“I think it is important for children (and their parents) to know that they are not alone and that they should not have to tolerate abusive behavior from others,” Nickerson says. “Parents should listen to their child and take action by contacting the school and reporting it.”

Nickerson says helping children find peer support is also critical.

“Peers witness bullying interactions about 85 percent of the time, but they rarely intervene,” says Nickerson, who cited “wonderful” organizations and community resources available to help children and families with the challenges they face. “And parents should have no hesitation in seeking these out.

“For parents who suspect or are made aware that their child is bullying others, I would encourage them to resist the urge to deny that this is occurring and seek out ways to actively work with the child to teach him or her that this is not acceptable behavior,” she says.

Nickerson urges parents to be vigilant about ways that children treat each other, starting at a very young age. They should be aware of “teachable moments” to get across what behaviors are acceptable and what are not.

“As children get older, parents should talk openly with their children about ways to stand up for someone being bullied and how to seek help,” she says. “Even as children enter the challenging adolescent years, they still need parents to be involved in their lives and to guide them in making good choices and treating others respectfully.”

Nickerson acknowledges the increasing attention bullying has received throughout the country and internationally. She says there is no research to suggest bullying behavior is on the rise. Instead, the most recent and credible data show bullying is surprisingly consistent across different cultures and countries.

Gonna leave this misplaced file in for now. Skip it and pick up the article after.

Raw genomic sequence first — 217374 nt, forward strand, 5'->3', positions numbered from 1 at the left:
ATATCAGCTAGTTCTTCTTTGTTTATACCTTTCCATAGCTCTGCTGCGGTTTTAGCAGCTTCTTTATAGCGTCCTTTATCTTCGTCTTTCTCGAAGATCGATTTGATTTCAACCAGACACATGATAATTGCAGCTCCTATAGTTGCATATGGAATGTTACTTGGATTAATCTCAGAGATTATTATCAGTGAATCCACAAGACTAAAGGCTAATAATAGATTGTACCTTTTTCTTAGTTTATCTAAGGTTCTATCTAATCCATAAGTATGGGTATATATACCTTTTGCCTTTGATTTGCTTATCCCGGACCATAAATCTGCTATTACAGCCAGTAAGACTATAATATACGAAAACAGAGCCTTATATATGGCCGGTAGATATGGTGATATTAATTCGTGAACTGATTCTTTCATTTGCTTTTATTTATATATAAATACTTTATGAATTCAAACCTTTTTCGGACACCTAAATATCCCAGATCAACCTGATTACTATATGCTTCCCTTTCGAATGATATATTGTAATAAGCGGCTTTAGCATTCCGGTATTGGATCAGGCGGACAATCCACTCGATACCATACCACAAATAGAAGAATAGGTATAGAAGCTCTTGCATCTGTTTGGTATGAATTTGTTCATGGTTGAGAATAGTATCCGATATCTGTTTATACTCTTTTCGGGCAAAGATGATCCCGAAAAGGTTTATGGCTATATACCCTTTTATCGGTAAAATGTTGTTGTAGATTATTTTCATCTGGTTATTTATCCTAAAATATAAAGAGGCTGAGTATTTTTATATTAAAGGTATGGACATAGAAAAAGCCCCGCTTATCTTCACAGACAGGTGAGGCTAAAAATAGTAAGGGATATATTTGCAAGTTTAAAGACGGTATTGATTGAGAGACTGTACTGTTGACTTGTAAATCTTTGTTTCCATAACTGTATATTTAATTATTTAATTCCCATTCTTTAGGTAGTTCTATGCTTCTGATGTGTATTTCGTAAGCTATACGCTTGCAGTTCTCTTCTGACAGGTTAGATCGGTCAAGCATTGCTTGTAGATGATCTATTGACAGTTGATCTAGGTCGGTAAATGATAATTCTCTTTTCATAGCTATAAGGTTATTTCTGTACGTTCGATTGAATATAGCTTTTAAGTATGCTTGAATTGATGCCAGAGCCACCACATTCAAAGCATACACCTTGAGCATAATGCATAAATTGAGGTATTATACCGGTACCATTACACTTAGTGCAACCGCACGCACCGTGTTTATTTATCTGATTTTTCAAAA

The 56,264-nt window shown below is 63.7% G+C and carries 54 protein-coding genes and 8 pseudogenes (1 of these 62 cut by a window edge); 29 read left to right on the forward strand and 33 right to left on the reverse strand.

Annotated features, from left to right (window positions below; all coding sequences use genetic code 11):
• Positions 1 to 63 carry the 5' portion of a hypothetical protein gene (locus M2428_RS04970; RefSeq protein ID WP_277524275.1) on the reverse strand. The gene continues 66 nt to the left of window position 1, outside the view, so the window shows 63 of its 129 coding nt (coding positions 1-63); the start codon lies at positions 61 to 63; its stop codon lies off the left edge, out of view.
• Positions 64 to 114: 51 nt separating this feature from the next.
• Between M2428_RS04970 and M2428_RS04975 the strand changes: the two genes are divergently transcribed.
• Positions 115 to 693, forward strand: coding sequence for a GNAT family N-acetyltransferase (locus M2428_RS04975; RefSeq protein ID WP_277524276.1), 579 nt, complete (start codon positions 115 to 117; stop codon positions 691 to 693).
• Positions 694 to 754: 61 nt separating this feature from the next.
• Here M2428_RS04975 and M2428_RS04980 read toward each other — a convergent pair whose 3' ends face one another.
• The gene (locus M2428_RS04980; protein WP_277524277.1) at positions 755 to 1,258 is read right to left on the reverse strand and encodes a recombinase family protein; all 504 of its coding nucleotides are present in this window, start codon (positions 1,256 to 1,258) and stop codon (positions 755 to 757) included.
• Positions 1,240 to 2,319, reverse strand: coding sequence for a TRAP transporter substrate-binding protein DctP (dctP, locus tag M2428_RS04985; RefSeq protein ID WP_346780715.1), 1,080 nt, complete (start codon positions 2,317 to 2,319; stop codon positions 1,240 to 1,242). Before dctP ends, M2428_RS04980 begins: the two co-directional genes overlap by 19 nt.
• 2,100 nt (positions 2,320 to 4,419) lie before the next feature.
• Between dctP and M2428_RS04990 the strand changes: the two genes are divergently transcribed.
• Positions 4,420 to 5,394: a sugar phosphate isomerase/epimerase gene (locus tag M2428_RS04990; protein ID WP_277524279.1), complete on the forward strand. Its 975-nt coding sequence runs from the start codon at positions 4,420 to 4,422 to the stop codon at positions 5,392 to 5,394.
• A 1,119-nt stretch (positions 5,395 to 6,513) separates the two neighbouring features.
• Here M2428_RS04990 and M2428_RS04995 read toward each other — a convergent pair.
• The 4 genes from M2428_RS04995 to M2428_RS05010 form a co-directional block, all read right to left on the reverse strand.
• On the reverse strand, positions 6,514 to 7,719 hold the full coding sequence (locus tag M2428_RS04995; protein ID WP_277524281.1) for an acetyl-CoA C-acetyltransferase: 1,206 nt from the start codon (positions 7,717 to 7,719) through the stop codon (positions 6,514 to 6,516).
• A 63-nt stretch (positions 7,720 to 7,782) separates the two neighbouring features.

What is different is the methods of bullying, she says, with cyberbullying being a particularly prominent example.

Alberti says she’s delighted that the center that bears her name will have such a highly qualified person as its first director. “I’m looking forward to meeting her in the near future to hear of her plans for the center and share my ideas with her,” she says.

She hopes the center will find ways to reach bullying victims besides traditional academic channels.

“We have to go beyond academia, into the media,” she says, “because, I believe, the media—computer games, video games and others—are one of the reasons for the increase in bullying and violence.”

Nickerson, a native of West Hartford, Conn., attended Bates, graduating with a bachelor’s degree in psychology in 1994. She worked at the Devereux Foundation, a large, private, mental health organization serving children and families with mental health needs for two years, then earned her doctorate in school psychology from the University of South Carolina.

Nickerson and her husband, Brian Nishiyama, who will working for UB in Enterprise Infrastructure Services, an administrative computing department, will move to Western New York with their two sons, ages 6 and 10.